Ingrid Homberg, the 59-year-old woman whom a police officer roughly ejected from Gagosian’s Anselm Kiefer show last year after she became entangled in a peaceful protest, has followed through with her threat to take the gallery to court, filing her suit on the cusp of what may be the global blue-chip operation’s most high-profile weekend of the year, reports ARTINFO. The claim, lodged with the U.S. District Court for the Southern District of New York, seeks as-yet-unspecified damages for a litany of alleged wrongs that includes “debasement, fright, fear, humiliation, embarrassment, psychological and emotional trauma, [and] physical and mental injury.” Homberg is also suing the city of New York.
The incident behind the lawsuit occurred on December 18, the last day of the Holocaust-referencing German artist’s show at Gagosian’s 24th Street space in Chelsea, when a police officer called to expel peaceful demonstrators from the group U.S. Boat to Gaza grabbed Homberg — a gallerygoer who had struck up a conversation with the young protesters — by the arm and dragged her, screaming, out of the gallery. She afterward went to a hospital emergency room to be treated for her injuries.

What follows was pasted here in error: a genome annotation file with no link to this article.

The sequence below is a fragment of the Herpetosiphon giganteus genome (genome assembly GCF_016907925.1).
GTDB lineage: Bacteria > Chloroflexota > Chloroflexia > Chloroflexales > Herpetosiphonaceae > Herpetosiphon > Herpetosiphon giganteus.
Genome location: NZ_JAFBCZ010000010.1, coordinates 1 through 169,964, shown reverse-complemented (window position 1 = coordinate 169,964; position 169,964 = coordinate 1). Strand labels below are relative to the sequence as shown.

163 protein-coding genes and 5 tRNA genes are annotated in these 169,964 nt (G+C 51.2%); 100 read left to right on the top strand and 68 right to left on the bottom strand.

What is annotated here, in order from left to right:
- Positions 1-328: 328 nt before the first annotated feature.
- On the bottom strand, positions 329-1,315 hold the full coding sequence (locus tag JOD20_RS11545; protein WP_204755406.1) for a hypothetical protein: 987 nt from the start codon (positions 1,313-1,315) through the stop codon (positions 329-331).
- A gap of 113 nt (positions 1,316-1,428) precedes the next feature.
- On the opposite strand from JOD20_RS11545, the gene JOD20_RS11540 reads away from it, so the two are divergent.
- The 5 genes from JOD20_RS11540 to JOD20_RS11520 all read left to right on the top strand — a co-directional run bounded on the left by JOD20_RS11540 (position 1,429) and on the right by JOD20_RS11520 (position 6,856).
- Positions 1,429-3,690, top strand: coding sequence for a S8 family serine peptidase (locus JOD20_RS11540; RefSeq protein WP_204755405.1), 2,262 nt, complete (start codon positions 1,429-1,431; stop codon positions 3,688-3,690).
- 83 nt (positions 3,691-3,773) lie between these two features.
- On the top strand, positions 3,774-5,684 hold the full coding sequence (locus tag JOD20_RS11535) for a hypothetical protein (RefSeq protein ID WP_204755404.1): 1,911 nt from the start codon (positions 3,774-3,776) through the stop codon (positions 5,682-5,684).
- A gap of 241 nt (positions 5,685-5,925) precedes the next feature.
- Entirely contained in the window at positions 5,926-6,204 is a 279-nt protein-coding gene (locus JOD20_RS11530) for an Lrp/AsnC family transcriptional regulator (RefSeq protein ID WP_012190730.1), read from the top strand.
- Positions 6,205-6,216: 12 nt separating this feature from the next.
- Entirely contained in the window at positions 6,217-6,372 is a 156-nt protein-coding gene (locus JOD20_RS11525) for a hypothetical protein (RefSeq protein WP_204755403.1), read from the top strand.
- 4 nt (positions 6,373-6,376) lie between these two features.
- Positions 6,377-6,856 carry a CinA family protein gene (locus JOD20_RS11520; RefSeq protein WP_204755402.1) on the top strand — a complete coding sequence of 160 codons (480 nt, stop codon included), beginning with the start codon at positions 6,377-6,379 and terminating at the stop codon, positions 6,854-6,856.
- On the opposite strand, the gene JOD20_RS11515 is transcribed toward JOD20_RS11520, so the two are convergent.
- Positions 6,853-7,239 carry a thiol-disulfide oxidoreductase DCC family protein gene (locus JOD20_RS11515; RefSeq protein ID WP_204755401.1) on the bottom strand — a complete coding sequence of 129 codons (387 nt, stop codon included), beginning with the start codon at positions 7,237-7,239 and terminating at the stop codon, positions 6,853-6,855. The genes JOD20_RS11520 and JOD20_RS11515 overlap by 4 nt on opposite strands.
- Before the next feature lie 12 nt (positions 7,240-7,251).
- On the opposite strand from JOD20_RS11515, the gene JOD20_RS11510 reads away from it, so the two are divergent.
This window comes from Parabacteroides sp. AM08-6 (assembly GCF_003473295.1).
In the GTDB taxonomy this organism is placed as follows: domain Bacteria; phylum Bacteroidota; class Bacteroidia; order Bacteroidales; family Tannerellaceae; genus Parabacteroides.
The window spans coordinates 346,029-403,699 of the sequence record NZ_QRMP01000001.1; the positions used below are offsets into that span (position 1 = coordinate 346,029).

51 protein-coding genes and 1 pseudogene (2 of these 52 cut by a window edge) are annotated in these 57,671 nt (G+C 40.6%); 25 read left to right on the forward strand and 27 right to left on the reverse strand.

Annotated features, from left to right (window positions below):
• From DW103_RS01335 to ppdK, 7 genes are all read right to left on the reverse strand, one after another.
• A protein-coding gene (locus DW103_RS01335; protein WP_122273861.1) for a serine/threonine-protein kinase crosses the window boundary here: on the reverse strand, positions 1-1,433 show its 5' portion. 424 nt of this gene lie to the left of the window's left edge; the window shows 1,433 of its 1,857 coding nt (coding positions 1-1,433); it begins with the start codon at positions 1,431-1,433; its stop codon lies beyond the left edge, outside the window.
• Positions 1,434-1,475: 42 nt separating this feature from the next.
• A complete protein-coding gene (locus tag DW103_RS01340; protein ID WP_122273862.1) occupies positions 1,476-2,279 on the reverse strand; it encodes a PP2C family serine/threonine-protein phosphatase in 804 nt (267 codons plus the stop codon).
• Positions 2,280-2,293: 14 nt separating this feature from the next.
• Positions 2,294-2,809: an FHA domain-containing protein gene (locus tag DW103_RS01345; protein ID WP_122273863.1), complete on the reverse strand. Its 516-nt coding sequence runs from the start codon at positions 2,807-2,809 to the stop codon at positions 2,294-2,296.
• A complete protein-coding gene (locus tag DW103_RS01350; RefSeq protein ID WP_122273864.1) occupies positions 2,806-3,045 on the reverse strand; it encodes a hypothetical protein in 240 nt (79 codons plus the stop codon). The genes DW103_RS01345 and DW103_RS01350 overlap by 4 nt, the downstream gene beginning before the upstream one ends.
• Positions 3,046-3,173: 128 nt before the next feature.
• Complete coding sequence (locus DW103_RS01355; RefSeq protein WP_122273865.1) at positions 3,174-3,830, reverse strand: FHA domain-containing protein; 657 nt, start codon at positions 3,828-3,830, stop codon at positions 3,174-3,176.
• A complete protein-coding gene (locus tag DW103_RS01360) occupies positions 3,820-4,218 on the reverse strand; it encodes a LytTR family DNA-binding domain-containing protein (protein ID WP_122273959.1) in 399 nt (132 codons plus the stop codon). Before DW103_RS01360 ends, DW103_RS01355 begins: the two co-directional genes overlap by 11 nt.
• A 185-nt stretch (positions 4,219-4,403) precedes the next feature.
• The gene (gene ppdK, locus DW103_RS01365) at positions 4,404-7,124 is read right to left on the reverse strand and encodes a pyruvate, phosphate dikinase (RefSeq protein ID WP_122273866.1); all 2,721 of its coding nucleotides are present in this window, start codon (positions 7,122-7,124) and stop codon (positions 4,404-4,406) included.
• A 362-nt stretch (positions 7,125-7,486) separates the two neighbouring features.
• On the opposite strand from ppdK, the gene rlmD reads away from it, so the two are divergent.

According to Homberg’s lawyer, Joel Berger, a career civil rights attorney who claims to have won millions of dollars from New York City for police abuse, the gallery and the police have “joint and several liability” for the harm to his client, because the Gagosian staffers who called the police should have told the responding officers that she was an innocent bystander. “In all my years of practicing law, I have never seen such brutality take place in such a supposedly civilized setting,” Berger said in a statement. Asked in a telephone interview with ARTINFO if he could point to a legal precedent in such a lawsuit, the lawyer responded, “To say that there’s legal precedent… of course, there isn’t any specific case, but it’s generally accepted as part of tort law that you have responsibility in cases like this.”